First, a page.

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Advertising Age reports that News Corp.’s News America Unit – owned by media mogul Rupert Murdoch – is selling manufacturers including Procter & Gamble, Kimberly-Clark, Johnson & Johnson, Unilever, and General Mills “total control of advertising and promotion on the shelves of 35,000 U.S. stores for as long as two years at a time.”

The cost of such exclusivity can be in the millions and “can effectively lock out competitors from in-store advertising for their duration - even if the marketer is not advertising at that time - and confer an edge in crucial retail territory described by marketers as the ‘moment of truth.’” News America itself has a 90 percent market share in the in-store media categories in which it participates.

Ad Age says that the deals work this way: “Though retailers own the shelf and floor space, News America has contracts to sell shelf ads, floor ads and instant-coupon machines at about 35,000 food, drug and mass merchandisers nationwide…Under the terms of the deals it has been selling, marketers pay News America for media and a minimum production expense for in-store ads across multiple four week cycles whether or not they use the space or services, according to the documents. In weeks they choose not to use the space, competitors can be blocked from using it.”

One packaged good company that has been blocked from the program tells Ad Age that he “was told when he inquired about buying a shelf-sample dispenser program that the category had been sold out to his rival (Unilever) for a year for $1.8 million. But the marketer said he hadn’t been asked to bid on the category-exclusive deal beforehand and wasn’t informed of the full scope of Unilever’s buyouts across multiple categories.”

Not only that, but News America appears to be using its exclusives with some companies to strong arm other companies into buying less desirable options – for example, pushing shopping cart ads with companies that cannot get their ads onto store shelves.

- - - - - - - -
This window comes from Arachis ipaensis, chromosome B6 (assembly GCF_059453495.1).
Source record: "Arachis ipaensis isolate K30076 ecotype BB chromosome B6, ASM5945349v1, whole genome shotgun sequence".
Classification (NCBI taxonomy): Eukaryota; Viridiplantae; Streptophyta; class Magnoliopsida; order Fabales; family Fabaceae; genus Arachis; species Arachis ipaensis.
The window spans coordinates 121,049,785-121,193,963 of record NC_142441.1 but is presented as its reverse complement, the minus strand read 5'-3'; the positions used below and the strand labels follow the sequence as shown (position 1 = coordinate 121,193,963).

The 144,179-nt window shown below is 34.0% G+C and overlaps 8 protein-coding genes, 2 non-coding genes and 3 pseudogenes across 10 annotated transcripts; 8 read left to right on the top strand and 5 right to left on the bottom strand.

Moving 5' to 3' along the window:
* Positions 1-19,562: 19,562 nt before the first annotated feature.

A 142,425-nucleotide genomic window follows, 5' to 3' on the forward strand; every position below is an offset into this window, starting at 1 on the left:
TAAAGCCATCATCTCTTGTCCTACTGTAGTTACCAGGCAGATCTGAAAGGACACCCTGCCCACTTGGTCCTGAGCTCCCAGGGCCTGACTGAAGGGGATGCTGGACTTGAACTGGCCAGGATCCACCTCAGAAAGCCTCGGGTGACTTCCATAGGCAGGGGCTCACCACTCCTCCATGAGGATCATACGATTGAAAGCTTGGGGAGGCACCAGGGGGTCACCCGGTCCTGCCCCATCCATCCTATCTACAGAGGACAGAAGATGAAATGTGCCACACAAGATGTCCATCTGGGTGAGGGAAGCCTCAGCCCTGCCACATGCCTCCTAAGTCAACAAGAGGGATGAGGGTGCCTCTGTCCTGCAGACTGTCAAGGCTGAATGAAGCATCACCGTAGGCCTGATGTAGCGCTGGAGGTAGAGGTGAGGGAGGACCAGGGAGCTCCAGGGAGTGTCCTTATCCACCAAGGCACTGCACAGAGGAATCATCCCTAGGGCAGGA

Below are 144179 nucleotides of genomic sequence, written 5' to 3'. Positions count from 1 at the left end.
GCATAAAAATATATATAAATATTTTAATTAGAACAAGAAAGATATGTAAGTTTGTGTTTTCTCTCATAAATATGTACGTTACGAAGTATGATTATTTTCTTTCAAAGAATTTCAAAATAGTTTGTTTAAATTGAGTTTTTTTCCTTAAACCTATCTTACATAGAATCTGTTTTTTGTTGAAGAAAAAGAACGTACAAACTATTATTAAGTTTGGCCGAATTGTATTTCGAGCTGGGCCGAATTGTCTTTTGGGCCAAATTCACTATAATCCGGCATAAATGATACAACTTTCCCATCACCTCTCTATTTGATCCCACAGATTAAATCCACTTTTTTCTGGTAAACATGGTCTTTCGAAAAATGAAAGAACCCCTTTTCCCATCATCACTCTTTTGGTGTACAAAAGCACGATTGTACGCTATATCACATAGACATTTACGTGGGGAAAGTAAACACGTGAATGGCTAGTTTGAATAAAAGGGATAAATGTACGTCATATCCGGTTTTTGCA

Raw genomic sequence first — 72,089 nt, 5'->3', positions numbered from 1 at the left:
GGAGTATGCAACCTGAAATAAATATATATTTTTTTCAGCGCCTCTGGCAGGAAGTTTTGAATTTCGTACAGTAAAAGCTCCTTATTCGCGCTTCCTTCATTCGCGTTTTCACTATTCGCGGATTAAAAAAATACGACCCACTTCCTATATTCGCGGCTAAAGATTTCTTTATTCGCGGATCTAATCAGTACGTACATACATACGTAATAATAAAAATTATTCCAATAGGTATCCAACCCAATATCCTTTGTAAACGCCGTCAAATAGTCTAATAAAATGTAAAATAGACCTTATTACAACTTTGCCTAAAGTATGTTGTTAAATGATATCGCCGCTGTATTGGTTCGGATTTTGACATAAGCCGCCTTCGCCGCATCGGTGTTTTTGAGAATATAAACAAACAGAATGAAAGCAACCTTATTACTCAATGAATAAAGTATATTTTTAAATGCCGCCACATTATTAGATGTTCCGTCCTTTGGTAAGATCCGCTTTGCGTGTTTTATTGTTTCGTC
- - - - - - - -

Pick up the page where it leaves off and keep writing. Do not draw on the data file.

Christopher Mixson, president of News America Marketing, tells Ad Age, “News America’s business practices work to benefit consumers and do not inhibit competition. News America fairly competes by providing superior products at lower prices. This competition benefits our clients, retailers and consumers. We are gratified that our clients have sought to make larger buys in the face of numerous alternatives for their marketing dollars. We are proud so many companies find our products to be valuable and we are committed to providing them with the best possible service.”
KC's View:
It has always been our impression that the deals that News America are usually better for it than its customers, and the company has long been attacked for having all the ethics and subtlety of a mob enforcer. (In fact, company executives used to show a clip from the film “The Untouchables” – in which Al Capone, played by Robert DeNiro, hit a guy o repeatedly on the head with a baseball bat – as a way of motivating underlings.)

It is worth pointing out that last September, a jury trial in the US District Court for the Northern District of California found News America Marketing guilty of antitrust violations and of engaging in unfair competition. The suit had been brought against News America by San Francisco-based Theme Co-op Promotions, which charged that Murdoch’s $55 billion company was signing and enforcing exclusivity contracts for free standing inserts with consumer packaged companies, contracts that were designed essentially to put Theme out of business.

In addition, the January 2004 edition of Inc. magazine had a big story about the battle for supermarket marketing dollars between Floorgraphics Inc. and Rupert Murdoch's News Corp. Essentially, the magazine portrayed it as an ongoing David vs. Goliath story, with the much smaller Floorgraphics struggling to maintain its industry position against the enormous resources of News Corp. - which didn't mind using every available tool, including intimidation, to put the smaller company out of business.

It seems to us that for retailers to simply hand over control of their in-store opportunities to News America – or any single entity – is a mistake. It compounds a continuing mistake in American food retailing – to use space and shelves as a way of simply peddling other people’s brands, as opposed to creating store environments that emphasize the company’s brand identity.

(Full disclosure: Subsequent to our reporting on that Inc. article several years ago, Floorgraphics became an MNB sponsor, and actually used our site for a time to distribute PDF copies of the Inc. story.)